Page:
2.2. Satisfaction with public services

Public services such as hospitals, schools and courts affect the lives of many and serve as points where people interact with public institutions and government. Satisfaction is a widely used indicator to gauge public sector performance from the citizen’s or user’s perspective. The term may encompass a range of different aspects of the services – such as access, responsiveness and quality (Baredes, 2022). Satisfaction with public services also influences trust in government and in the civil service (OECD 2022). Moreover, well-functioning public services improve productivity by providing essential education and healthcare, as well as a sound judicial system, all of which drive economic growth.

On average, 66% of the population in Latin America and the Caribbean (LAC) are satisfied with the education system in 2022, similar to the average for OECD countries (67%) in the same year. In Nicaragua, more than 80% of the population are satisfied with the education system, making it the country with the highest satisfaction rate in the region. It is notable that between 2022 and 2011, most LAC countries have only experienced minor changes in satisfaction with the education system, or none at all. However, there are a few exceptions, such as Brazil, where satisfaction with education has improved by 9 percentage points (p.p.) since 2011, with 64% satisfied in 2022 (Figure ‎2.3).

In 2022, more than half of the population in LAC countries were satisfied with the healthcare system (53%). The regional average has fallen slightly since 2011 (-2.6 p.p.). This is due to large falls in satisfaction in a handful of countries, even though there were small or no improvements in the level in 10 out of the 18 countries surveyed. This is a striking result following the COVID-19 pandemic. The three countries with the highest satisfaction levels are Costa Rica (70%), Nicaragua (67%) and El Salvador (63%), followed by Uruguay (63%), which had the highest satisfaction rates in 2011 (75%) (Figure ‎2.4).

Only 38% of people in the LAC region reported confidence in the judicial system in 2022 – although that is an improvement since 2011 when the average was 32%. People’s confidence in the judiciary improved in 11 out of 18 LAC countries during this period. Costa Rica (18 p.p. increase), Guatemala (10 p.p.) and Nicaragua (13 p.p.) showed significant increases in confidence between 2011 and 2022 (Figure ‎2.5). It is worth noting that justice services are used by a smaller share of the population than health and education. Accordingly, confidence in the judicial system and the courts is less likely to be based on experience than with healthcare and education.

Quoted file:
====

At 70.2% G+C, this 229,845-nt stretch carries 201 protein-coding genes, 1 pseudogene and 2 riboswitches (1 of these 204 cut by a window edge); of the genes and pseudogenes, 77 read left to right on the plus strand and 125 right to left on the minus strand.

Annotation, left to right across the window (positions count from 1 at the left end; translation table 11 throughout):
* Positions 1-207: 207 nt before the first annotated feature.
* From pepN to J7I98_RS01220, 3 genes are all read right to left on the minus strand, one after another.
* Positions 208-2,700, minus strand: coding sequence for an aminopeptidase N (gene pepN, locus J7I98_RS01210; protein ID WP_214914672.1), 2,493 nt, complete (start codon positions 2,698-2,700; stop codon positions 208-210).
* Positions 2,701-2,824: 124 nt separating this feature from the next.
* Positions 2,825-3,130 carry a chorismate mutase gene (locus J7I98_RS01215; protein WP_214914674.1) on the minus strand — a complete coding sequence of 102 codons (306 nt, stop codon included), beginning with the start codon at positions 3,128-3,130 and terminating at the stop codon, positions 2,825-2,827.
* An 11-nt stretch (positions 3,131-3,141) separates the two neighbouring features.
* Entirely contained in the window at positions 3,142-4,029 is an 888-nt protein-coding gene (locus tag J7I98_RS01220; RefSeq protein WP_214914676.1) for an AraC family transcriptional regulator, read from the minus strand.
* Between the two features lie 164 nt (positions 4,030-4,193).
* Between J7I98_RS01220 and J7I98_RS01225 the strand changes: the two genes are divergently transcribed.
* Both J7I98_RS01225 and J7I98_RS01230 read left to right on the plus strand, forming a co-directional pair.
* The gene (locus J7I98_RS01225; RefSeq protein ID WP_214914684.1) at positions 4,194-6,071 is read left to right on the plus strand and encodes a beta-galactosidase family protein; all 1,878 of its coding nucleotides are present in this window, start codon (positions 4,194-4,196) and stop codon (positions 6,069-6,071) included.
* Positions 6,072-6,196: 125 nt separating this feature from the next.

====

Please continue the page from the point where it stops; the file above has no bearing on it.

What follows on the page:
Data are from the Gallup World Poll (GWP), which is a cross-national and longitudinal survey based on a nationally representative and probability sample of about 1 000 individuals per country. In some countries, data refer exclusively to the capital or largest cities. The GWP includes questions on confidence in the judicial system and satisfaction with education and health systems. The questions on confidence in the above institutions allow for a binary response (yes or no). For more information on the survey methodology please consult: www.gallup.com/178667/gallupworld-poll-work.aspx.

Further reading

Baredes, B. (2022), “Serving citizens: Measuring the performance of services for a better user experience”, OECD Working Papers on Public Governance, No. 52, OECD Publishing, Paris, https://doi.org/10.1787/65223af7-en

OECD (2022), Building Trust to Reinforce Democracy: Main Findings from the 2021 OECD Survey on Drivers of Trust in Public Institutions, Building Trust in Public Institutions, OECD Publishing, Paris, https://doi.org/10.1787/b407f99c-en

Figure ‎2.3, Figure ‎2.4 and Figure ‎2.5. Due to missing data, the OECD averages for 2011 are calculated using 2012 data for Norway and Iceland.

Figure ‎2.3. The data refer to the question “In the city or area where you live, are you satisfied or dissatisfied with the educational system and the schools?”

Figure ‎2.4. The data refer to the question “In the city or area where you live, are you satisfied or dissatisfied with the availability of quality health care?

Figure ‎2.5. The data refer to the question “In this country, do you have confidence in each of the following, or not? How about judicial system and courts?

Legal and rights

This document, as well as any data and map included herein, are without prejudice to the status of or sovereignty over any territory, to the delimitation of international frontiers and boundaries and to the name of any territory, city or area. Extracts from publications may be subject to additional disclaimers, which are set out in the complete version of the publication, available at the link provided.

© OECD 2024

The use of this work, whether digital or print, is governed by the Terms and Conditions to be found at https://www.oecd.org/termsandconditions.